They made a big impact in London very quickly. To what extent was this down to Alan McGee's Malcolm McLaren-esque publicity skills and their own reputation for violent gigs?
Well, the Mary Chain were reliably pissed whenever they played a gig (and often when they weren’t playing a gig) mainly because they needed the dutch courage, and thus antagonism would spill over between the brothers (or just between Jim and any equipment that happened to be lying about) but Alan knew this kind of thing was publicity gold. There were incidents early on where there were hardly any people in the audience, or people were walking out, or the band were just so drunk that it all went horribly wrong and stuff started getting smashed up, but Alan, like any wise music manager, saw this as an opportunity to turn the Jesus and Mary Chain into a kind of public enemy, which was quite brilliant … for a while, at least. But it got people through the doors – including some major tastemakers – and while there were definitely some early gigs during which, as Jim admitted, they ‘weren’t sure whether (we) actually played any musical notes’, they became more confident with every show.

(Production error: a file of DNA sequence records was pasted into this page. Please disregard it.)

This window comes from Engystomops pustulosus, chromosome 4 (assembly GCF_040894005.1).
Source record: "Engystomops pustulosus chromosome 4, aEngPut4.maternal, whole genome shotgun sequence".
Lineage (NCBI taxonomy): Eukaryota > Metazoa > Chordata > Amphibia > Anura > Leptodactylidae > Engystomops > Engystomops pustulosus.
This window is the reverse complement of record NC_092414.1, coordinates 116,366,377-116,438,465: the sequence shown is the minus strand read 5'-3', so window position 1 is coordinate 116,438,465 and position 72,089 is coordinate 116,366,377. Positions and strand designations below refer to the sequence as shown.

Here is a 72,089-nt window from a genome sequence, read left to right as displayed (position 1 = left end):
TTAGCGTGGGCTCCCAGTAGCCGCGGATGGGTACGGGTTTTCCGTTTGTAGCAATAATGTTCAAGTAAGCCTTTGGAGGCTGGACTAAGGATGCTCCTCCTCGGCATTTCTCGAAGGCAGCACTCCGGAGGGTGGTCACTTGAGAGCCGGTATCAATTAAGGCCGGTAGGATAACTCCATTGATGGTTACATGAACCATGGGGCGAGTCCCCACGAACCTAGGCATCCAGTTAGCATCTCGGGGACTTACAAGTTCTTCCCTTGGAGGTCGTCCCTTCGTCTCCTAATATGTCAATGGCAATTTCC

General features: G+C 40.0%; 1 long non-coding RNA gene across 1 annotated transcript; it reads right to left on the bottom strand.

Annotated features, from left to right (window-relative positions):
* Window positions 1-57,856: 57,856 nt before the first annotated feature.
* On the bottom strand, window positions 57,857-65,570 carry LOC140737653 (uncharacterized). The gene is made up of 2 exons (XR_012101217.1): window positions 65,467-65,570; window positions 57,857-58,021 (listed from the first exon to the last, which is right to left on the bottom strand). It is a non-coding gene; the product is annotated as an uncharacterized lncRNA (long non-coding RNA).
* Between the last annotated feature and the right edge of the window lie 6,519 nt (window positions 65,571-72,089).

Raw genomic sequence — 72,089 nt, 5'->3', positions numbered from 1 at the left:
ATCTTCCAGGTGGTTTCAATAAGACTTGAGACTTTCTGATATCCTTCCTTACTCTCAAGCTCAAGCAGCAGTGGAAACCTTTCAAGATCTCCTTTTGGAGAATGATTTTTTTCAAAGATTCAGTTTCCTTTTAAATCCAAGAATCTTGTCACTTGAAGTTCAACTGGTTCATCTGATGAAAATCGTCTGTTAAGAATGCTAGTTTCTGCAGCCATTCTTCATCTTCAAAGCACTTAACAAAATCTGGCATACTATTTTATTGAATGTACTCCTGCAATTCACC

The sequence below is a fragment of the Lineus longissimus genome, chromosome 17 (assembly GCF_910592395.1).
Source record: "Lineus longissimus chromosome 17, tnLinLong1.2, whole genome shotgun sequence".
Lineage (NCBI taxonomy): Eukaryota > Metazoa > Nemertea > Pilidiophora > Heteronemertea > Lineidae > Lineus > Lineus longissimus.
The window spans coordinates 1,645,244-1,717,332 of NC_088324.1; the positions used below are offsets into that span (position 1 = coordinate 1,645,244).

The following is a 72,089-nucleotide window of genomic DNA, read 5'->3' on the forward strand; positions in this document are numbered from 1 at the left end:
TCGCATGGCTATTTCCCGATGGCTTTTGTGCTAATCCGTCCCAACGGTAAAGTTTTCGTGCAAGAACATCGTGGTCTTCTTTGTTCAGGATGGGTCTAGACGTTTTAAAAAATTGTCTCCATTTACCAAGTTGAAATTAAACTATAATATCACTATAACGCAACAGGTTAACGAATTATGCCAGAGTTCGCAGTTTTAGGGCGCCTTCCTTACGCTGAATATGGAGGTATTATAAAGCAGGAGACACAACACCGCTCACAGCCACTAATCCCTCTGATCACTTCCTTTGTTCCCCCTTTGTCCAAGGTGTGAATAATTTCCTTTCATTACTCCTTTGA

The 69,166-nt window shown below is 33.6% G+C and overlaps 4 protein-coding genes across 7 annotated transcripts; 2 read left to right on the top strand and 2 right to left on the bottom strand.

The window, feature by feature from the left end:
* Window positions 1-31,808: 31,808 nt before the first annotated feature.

Their albums after Darklands don't tend to get as much love. Do you think they're due for reappraisal?
I think in some senses the Mary Chain peaked rather soon, not creatively necessarily, but for your debut album to be Psychocandy? The pressure to live up to that must have been unbearable. Darklands is a real beauty, but yes, after that, a lot of really strong work seemed to fall through the cracks, at least in terms of the ‘mainstream’ audience. They will always have a hardcore following who will just hoover up and adore everything they do. But I think that’s one of the reasons that JAMC devotees do adore them, not just because of the music and the aura and those performances but because they carried on doing what they wanted to do, for better or worse, no matter what was expected of them. And ultimately that integrity is something few artists – hell, few people – manage to retain.